“Charge what you are worth” has become a very commonly used phrase among business coaches. (it’s so cliche…)
Here is the thing. The money people pay you has NOTHING to do with your self-worth.
In fact, if you tie how much your clients are paying you to the idea of “what you are worth”, you are releasing control of your self-worth into the hands of others (who may or may not pay you due to factors you cannot control, including their own dysfunction) – not recommended.
Instead, charge what your products and services are worth to your clients. Don’t think about how many sessions (number of coaching hours) are in your program. Think about the value of the transformation your clients are getting. This is the key to getting out of the hour-for-dollar model.
Another thing you want to know about pricing. When you state the investment for your program, you have to be completely aligned, totally confident. If you cannot be confident when stating your price, how can your potential clients be convinced that they are getting more value than they are paying for?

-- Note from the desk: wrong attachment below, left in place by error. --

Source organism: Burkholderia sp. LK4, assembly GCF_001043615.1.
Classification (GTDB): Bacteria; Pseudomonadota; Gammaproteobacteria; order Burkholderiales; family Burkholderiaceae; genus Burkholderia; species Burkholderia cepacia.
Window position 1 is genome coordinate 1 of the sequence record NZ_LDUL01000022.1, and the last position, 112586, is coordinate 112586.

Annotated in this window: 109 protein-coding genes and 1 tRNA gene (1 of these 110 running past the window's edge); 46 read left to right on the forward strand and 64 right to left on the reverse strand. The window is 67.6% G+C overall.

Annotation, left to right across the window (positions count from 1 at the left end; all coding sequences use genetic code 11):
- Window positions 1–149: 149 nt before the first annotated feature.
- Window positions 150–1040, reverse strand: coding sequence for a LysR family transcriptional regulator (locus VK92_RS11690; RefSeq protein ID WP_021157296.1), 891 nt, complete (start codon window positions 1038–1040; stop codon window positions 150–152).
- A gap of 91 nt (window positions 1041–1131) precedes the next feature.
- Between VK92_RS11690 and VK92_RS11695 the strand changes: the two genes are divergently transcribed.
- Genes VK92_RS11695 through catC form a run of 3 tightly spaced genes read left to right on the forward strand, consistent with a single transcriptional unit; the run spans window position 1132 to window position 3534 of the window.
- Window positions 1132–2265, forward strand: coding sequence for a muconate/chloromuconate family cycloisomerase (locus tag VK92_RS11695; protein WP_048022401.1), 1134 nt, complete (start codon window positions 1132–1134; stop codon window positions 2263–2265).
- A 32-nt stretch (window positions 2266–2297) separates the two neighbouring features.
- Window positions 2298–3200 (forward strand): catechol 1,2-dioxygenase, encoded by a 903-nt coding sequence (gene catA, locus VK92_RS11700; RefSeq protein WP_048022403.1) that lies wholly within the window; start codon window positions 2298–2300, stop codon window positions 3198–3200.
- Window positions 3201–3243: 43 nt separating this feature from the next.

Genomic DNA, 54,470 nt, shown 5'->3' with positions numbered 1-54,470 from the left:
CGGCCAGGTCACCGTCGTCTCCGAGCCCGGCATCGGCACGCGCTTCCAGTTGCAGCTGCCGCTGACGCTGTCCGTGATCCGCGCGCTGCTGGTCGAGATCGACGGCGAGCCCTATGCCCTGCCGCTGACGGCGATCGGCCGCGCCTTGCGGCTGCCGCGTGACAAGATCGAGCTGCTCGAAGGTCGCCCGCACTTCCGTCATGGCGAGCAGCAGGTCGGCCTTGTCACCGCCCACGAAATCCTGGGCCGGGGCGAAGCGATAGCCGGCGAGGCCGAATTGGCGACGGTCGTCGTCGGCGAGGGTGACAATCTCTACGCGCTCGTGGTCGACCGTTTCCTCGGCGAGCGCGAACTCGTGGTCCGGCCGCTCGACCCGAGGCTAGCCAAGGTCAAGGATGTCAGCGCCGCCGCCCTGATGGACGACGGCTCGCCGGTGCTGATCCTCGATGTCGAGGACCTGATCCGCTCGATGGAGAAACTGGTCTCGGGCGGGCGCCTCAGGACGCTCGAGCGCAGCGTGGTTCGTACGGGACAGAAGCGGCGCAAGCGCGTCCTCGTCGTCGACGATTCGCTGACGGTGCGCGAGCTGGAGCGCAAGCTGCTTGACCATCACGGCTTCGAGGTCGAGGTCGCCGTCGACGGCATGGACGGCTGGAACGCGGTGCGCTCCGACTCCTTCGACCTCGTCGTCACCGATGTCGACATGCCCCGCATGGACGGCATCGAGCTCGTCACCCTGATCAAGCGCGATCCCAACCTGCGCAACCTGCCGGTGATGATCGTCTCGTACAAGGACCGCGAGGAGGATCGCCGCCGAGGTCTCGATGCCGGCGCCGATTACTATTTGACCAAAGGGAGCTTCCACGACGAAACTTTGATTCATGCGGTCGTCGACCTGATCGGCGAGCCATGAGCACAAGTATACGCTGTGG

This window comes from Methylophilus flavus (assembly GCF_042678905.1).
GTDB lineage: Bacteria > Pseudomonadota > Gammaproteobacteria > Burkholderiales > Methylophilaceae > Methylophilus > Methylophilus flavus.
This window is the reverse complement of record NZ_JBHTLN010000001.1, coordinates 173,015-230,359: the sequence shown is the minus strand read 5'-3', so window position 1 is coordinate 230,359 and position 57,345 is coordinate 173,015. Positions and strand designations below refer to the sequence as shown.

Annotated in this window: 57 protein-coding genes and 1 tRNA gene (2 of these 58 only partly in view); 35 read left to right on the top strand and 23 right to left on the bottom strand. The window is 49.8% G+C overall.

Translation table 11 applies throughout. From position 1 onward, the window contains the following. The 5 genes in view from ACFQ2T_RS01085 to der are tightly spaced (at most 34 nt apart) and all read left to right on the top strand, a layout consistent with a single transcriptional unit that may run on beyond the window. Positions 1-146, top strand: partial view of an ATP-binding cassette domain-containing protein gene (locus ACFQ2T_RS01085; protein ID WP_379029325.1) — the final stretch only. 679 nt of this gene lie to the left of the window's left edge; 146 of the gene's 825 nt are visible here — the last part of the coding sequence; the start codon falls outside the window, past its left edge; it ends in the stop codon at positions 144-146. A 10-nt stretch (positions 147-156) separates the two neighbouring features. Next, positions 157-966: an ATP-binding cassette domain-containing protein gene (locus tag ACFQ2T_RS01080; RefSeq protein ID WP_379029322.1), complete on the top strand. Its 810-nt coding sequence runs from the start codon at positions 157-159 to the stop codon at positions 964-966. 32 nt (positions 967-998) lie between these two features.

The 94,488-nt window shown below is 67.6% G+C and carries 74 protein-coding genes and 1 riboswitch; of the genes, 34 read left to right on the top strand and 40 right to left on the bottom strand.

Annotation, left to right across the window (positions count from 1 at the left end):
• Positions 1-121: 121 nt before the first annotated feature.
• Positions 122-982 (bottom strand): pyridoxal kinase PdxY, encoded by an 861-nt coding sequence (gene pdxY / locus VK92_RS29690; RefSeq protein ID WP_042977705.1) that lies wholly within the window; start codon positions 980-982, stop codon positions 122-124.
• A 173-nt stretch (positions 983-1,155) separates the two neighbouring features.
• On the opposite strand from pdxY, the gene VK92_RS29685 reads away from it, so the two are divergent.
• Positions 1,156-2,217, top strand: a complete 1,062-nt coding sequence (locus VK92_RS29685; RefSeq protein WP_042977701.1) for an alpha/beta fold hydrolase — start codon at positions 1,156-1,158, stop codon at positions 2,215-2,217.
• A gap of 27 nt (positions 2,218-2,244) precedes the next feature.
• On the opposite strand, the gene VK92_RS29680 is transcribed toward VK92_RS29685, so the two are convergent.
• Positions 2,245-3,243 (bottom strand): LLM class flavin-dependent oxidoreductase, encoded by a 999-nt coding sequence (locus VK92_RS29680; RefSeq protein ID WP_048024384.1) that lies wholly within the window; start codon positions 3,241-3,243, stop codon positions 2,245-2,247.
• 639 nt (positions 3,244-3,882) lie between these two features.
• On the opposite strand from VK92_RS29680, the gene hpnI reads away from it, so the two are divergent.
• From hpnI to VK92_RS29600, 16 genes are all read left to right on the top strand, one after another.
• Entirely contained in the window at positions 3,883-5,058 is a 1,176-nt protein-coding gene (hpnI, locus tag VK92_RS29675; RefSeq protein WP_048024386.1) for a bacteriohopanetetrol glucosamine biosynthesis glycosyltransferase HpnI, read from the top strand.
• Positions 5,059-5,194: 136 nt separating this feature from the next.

Here is a simple exercise I take my clients through when they hit a block on “asking for money”:
If you have worked with clients and achieved amazing results, write down all the outcomes that someone will get when she works with you. Then put a dollar amount next to each – how much money would your clients save per year? (e.g. $800 on Starbucks latte, $500 on prescription drugs, $600 on fad diets and supplements, $1,000 on sick days)
Tally that up – that is just the “tangible” value you are bringing to the table. What about more balanced emotions? Less stress?
Now compare that to your program pricing… are you delivering more value than you charge? I bet the answer is yes.
Do you feel more confident asking for that amount now? I hope the answer is yes.